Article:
By Jack Mayne
A Planning Commission study shows that residents often looking for a place to have a meal, meet people and maybe enjoy a libation, the Burien City Council was told Monday (April 22) at their monthly study session.
Senior city planner Thara Johnson said the survey taken earlier this year was an effort to find out how people viewed their city, and to provide community perspectives which will help shape the vision, goals, and specific issues in the Urban Center Plan. She said a recent planning workshop and an Internet survey was used to get some fix on residential comments on the potential future of the city.
The presentation, Johnson said, will provide an overview for “visioning efforts” where staff and a consultant team gather data for the efforts of both the Planning Commission and Council to provide recommendations on any additional efforts citizens would like to see incorporated in city planning. The city continues to grow in numbers with a recent gain of more than 17.000 new residents (see PDF of full survey and results here).
Johnson said it is intended that community perspectives which come out of the new studies will shape the vision, goals, and specific issues that will be addressed in the Urban Center Plan. She said a major goal of the survey was to hear “from a broad spectrum of the community” that allowed participants to respond and provide as much information as desired. It closed on March 29, and got 272 total respondents from 447 total respondents, with 2,459 who looked at the attached map of the city to show where people work, live and go to school.
“Place-based questions” were used to let respondents represent “where people go, how they get there, and what challenges and ideas they have along the corridor.” This allowed respondents to place as many pins and/or lines as needed. Responses to multiple choice questions provided further clarity on location responses, as well as several open-ended “other” questions that allowed for additional detail.
Johnson said the city in March 2019 used an “interactive map-based survey to gather information” about existing conditions and future opportunities for the future of Burien’s Urban Center. When combined with outcomes from other community engagement activities from the study process, the survey results will help shape the future vision for the Urban Center.” There were 272 respondents to the survey.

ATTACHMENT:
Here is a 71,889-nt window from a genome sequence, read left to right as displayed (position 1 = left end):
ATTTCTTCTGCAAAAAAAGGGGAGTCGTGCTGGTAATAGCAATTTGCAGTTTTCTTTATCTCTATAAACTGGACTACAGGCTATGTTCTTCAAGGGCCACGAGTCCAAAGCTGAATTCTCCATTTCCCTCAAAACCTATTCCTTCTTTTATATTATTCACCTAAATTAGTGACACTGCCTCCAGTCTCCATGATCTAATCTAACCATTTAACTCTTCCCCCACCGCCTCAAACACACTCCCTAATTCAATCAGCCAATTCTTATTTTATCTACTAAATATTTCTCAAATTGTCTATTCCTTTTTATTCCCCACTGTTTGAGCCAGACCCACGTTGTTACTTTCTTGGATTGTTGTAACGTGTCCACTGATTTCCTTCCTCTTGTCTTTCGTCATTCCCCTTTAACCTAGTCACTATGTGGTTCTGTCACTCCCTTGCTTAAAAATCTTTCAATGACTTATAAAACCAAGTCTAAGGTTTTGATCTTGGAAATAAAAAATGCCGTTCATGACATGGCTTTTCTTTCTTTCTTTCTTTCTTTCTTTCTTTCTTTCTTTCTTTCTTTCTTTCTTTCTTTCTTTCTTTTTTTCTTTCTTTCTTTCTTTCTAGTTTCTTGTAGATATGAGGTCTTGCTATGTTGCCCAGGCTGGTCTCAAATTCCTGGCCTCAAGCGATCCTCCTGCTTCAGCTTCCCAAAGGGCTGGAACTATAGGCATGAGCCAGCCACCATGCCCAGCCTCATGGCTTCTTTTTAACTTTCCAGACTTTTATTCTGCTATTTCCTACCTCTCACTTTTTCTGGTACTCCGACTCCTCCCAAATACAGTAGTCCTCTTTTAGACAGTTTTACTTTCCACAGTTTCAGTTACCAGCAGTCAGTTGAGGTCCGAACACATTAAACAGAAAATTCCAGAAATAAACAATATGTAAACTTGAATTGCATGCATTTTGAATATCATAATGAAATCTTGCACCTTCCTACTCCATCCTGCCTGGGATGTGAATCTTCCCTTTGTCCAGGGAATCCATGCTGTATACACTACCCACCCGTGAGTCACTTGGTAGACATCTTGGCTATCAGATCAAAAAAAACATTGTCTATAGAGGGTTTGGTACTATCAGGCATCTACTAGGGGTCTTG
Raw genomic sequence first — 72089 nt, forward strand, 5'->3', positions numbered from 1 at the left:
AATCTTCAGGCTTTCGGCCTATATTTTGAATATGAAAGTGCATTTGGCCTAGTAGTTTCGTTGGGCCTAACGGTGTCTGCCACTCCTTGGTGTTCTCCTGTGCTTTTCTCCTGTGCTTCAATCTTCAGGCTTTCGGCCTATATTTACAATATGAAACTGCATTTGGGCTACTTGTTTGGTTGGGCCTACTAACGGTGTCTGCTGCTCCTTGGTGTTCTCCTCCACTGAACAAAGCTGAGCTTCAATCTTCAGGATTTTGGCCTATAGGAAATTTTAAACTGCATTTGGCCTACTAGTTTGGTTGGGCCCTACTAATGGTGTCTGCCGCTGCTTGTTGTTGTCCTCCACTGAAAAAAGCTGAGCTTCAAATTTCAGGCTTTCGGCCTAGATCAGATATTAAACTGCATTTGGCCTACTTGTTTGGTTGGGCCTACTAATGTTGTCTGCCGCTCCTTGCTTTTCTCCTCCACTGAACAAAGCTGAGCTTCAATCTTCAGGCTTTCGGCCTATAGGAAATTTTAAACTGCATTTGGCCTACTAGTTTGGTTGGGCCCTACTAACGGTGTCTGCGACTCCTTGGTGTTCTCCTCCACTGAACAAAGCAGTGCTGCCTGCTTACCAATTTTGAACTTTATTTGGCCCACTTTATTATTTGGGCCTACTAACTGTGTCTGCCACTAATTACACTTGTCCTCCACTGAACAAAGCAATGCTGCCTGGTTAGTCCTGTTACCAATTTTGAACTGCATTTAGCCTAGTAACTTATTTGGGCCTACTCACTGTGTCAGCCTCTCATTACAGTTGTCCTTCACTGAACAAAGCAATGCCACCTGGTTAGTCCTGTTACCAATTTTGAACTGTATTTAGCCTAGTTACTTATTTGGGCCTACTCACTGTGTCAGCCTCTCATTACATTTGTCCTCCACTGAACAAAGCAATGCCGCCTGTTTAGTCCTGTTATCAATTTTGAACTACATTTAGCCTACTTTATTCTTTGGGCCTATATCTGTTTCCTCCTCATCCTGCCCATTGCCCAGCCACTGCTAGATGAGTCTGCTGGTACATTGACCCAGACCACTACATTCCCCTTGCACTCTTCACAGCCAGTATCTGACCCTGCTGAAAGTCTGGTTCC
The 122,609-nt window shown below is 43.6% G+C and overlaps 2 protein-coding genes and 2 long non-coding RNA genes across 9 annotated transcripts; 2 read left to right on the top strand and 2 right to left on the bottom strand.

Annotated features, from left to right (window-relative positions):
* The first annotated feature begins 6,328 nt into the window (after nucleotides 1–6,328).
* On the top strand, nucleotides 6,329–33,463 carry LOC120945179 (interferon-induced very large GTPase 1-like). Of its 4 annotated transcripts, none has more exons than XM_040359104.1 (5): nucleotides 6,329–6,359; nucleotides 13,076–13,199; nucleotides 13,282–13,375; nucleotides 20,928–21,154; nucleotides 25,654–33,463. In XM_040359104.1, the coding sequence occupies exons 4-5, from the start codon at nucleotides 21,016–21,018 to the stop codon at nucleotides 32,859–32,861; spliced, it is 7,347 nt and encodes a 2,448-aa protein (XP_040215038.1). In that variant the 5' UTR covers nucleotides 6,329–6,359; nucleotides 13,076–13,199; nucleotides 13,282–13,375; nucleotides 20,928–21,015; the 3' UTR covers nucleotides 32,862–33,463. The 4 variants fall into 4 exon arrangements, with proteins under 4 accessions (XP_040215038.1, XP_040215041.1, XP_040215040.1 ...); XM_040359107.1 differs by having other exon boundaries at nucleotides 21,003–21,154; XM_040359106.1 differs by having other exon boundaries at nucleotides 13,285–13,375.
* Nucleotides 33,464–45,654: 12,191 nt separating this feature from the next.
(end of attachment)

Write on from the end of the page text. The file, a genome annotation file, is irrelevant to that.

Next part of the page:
Mayor, Council comments
Mayor Jimmy Matta said the city’s culture is such that “when we grow as a community, we get to know each other â€” when it comes to art, music and festivities, they are not scary and so we learn from each other, backgrounds and culture and languages and food â€¦ as long as we keep to move in that path, I think we are going to have some beautiful work.”
Deputy Mayor Austin Bell said “we all know we are facing a housing crisis in Burien and I hope we keep that in mind â€” think about what our urban future was going to look like and the best way to spur economic development is just to have more people down there, a captive audience who are going to be shopping at other businesses, spending their dollars locally.”
Councilmember Nancy Tosta said she was concerned about preserving the city’s arts and culture interest and the encouragement of environmental green buildings.
Scalability and trees
Councilmember Bob Edgar was concerned about the challenge of taking on more population to become an urban growth center and “how do we manage “our scaleability of buildings and also maintain an appearance and feeling of this small town, walkability open space between the buildings so that it still appears to be a small, walkable city â€” that will be the challenge.” Edgar also wanted the city be be able to maintain and expand the city’s tree canopy.
Councilmember Pedro Olguin said that “our ability to reach out to communities that are non-white is something that we need to take into consideration â€¦ given the fact we have 40 percent of our population that are from other places, we would be served well having an interest in â€¦ providing a reflection of those communities of diversity.”
Councilmember Lucy Krakowiak wanted to be sure the city keeps up its infrastructure plan.